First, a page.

Rebuffing the Buffer Zones

In McCullen v. Coakley, the Supreme Court should uphold free speech

On Jan. 15, the Supreme Court heard arguments in McCullen v. Coakley. At issue is a Massachusetts law establishing a 35-foot “buffer zone” around abortion clinics, which protesters may not legally enter. While we support Massachusetts in its attempt to ensure women’s right to seek information or services from abortion clinics, we believe the law is overbearing in its scope, unduly violating the freedom of speech.

The 35-foot buffer zone law currently in place was enacted in Nov. 2007, and draws support from precedent that has upheld buffer zones of up to 150 feet around polling places and eight feet around abortion clinics. The law is a direct response to the horrific shooting at an abortion clinic near Boston in 1994. This case presents an opportunity to have lasting reverberations not only for the fate of the constitutionally guaranteed rights of free speech and unrestricted access to abortion facilities but also for Martha M. Coakley's 2014 gubernatorial campaign.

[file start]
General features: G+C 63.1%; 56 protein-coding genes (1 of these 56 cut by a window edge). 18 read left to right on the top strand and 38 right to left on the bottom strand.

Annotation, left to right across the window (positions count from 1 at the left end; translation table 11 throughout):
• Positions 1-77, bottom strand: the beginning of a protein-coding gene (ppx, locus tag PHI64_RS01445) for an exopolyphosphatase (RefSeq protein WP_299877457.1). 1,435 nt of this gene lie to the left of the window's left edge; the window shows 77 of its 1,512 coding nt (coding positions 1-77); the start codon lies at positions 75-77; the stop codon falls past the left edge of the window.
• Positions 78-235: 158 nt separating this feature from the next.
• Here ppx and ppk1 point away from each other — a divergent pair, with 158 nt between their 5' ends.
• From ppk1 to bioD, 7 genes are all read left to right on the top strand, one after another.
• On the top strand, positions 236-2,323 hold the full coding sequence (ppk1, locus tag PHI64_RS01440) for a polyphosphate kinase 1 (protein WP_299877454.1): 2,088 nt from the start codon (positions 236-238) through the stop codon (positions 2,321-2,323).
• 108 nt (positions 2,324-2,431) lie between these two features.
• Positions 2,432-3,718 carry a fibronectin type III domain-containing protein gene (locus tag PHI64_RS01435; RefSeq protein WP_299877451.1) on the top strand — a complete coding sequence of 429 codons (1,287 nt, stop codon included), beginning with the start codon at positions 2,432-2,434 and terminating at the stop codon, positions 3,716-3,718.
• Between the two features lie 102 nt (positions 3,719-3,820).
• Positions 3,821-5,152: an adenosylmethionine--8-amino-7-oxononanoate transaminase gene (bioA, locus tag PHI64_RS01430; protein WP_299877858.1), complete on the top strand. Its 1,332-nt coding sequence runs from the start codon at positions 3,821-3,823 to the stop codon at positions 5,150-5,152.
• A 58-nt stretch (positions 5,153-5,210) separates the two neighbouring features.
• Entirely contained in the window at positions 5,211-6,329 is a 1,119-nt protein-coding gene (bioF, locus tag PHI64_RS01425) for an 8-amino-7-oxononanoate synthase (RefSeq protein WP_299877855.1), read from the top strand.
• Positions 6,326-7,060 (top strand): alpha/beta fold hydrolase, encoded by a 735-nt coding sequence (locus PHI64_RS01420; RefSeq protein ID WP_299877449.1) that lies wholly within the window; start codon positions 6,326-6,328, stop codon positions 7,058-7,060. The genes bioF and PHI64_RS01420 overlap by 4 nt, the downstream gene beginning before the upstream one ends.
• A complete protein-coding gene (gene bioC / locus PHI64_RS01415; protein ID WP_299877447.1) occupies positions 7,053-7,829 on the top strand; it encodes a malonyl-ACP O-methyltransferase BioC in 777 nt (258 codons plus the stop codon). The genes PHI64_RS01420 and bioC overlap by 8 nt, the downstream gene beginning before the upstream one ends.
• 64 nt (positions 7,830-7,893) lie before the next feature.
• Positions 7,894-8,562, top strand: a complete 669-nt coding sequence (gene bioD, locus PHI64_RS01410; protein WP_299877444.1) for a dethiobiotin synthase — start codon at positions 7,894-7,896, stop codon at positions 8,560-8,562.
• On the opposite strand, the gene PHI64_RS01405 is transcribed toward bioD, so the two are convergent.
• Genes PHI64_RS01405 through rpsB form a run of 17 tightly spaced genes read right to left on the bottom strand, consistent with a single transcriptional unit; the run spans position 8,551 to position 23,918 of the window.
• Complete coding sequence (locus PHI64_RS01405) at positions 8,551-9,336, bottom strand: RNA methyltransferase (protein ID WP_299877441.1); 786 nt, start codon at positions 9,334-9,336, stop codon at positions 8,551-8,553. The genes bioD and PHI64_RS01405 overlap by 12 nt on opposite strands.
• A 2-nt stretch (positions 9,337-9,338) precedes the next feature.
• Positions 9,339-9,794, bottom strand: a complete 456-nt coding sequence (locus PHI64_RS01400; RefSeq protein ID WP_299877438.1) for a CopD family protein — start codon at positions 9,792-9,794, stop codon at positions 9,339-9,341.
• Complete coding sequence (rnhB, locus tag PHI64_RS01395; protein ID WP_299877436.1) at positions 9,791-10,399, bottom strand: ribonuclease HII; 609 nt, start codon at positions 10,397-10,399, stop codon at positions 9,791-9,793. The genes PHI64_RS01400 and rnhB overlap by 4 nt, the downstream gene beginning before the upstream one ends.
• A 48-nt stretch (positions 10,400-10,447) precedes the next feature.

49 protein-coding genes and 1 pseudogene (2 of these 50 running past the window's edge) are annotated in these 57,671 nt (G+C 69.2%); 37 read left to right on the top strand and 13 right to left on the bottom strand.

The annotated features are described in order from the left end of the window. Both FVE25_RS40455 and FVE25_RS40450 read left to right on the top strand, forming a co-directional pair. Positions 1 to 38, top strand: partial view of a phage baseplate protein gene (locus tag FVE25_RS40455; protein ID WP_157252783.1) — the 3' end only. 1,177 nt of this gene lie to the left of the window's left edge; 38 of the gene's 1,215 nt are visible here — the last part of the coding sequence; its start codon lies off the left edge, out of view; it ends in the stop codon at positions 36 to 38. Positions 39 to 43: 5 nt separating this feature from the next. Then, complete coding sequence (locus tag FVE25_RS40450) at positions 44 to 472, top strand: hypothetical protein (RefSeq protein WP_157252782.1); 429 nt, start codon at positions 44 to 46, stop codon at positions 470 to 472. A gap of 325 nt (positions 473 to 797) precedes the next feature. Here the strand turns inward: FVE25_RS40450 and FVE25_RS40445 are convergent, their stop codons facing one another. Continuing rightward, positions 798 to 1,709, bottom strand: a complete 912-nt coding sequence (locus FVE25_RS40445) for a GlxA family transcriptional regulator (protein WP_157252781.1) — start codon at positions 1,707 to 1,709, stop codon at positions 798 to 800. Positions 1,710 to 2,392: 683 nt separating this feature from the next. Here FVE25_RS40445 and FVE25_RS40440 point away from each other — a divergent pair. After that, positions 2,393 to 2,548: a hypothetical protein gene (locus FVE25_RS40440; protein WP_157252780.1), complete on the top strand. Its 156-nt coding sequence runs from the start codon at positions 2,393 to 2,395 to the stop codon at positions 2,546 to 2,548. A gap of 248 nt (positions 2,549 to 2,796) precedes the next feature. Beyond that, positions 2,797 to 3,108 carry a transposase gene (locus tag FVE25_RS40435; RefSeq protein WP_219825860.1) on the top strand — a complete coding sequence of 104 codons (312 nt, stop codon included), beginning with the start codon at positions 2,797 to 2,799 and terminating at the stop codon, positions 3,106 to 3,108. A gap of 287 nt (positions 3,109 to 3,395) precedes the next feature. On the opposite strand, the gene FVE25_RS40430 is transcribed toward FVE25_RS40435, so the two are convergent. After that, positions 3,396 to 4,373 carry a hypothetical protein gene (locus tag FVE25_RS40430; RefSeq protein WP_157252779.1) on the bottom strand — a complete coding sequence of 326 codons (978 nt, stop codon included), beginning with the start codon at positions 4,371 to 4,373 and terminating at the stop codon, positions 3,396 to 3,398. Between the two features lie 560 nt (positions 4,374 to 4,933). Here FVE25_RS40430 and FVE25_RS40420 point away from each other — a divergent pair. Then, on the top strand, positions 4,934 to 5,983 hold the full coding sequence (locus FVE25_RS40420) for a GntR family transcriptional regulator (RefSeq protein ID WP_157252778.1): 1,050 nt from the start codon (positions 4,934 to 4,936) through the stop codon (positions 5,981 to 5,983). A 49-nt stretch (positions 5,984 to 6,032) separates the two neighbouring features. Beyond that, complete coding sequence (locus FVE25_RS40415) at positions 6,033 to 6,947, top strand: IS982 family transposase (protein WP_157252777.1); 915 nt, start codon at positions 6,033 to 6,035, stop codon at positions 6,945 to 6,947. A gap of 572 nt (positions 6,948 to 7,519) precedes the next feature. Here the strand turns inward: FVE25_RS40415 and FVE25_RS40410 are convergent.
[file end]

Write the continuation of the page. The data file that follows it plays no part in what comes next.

Women ought to have unfettered access to the support and facilities that organizations like Planned Parenthood offer. However, a 35-foot dead space which allows for clinic employees to speak to potential entrants about the clinic, yet disallows protesters to non-violently express their views, disproportionately limits one party's First Amendment rights.

Benjamin Franklin once said that no amount of liberty should ever be sacrificed in order to “purchase a little temporary safety.” In this case, we should heed his advice, especially when the potential threat to security is a peaceful, 77-year-old lady like Eleanor McCullen.


But there is also potential for compromise in this case, and a smaller buffer zone seems indispensible. We do not doubt that if no such zone existed, then the freedom of movement for women attempting to access the clinic would be affected, yet 35 feet is clearly too large a barrier. The eight-foot zone upheld in Hill v. Colorado may well be the optimal size.

Specificities ought to be hashed out by the court, but we urge them to err on the side of the freedom of speech. While understandable in motive, the Massachusetts law does far too much in abridging that right, and should be struck down.


Recommended Articles